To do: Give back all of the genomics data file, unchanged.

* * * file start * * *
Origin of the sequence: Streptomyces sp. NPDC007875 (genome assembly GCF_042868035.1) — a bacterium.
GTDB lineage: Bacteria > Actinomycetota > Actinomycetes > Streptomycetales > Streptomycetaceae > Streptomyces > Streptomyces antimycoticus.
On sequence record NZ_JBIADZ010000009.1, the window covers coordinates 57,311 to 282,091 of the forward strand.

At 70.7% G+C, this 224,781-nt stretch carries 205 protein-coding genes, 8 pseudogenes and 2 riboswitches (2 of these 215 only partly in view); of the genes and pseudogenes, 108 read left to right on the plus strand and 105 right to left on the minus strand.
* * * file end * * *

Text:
Origin of the sequence: Streptomyces sp. NPDC007875 (genome assembly GCF_042868035.1) — a bacterium.
GTDB lineage: Bacteria > Actinomycetota > Actinomycetes > Streptomycetales > Streptomycetaceae > Streptomyces > Streptomyces antimycoticus.
On sequence record NZ_JBIADZ010000009.1, the window covers coordinates 57,311 to 282,091 of the forward strand.

At 70.7% G+C, this 224,781-nt stretch carries 205 protein-coding genes, 8 pseudogenes and 2 riboswitches (2 of these 215 only partly in view); of the genes and pseudogenes, 108 read left to right on the plus strand and 105 right to left on the minus strand.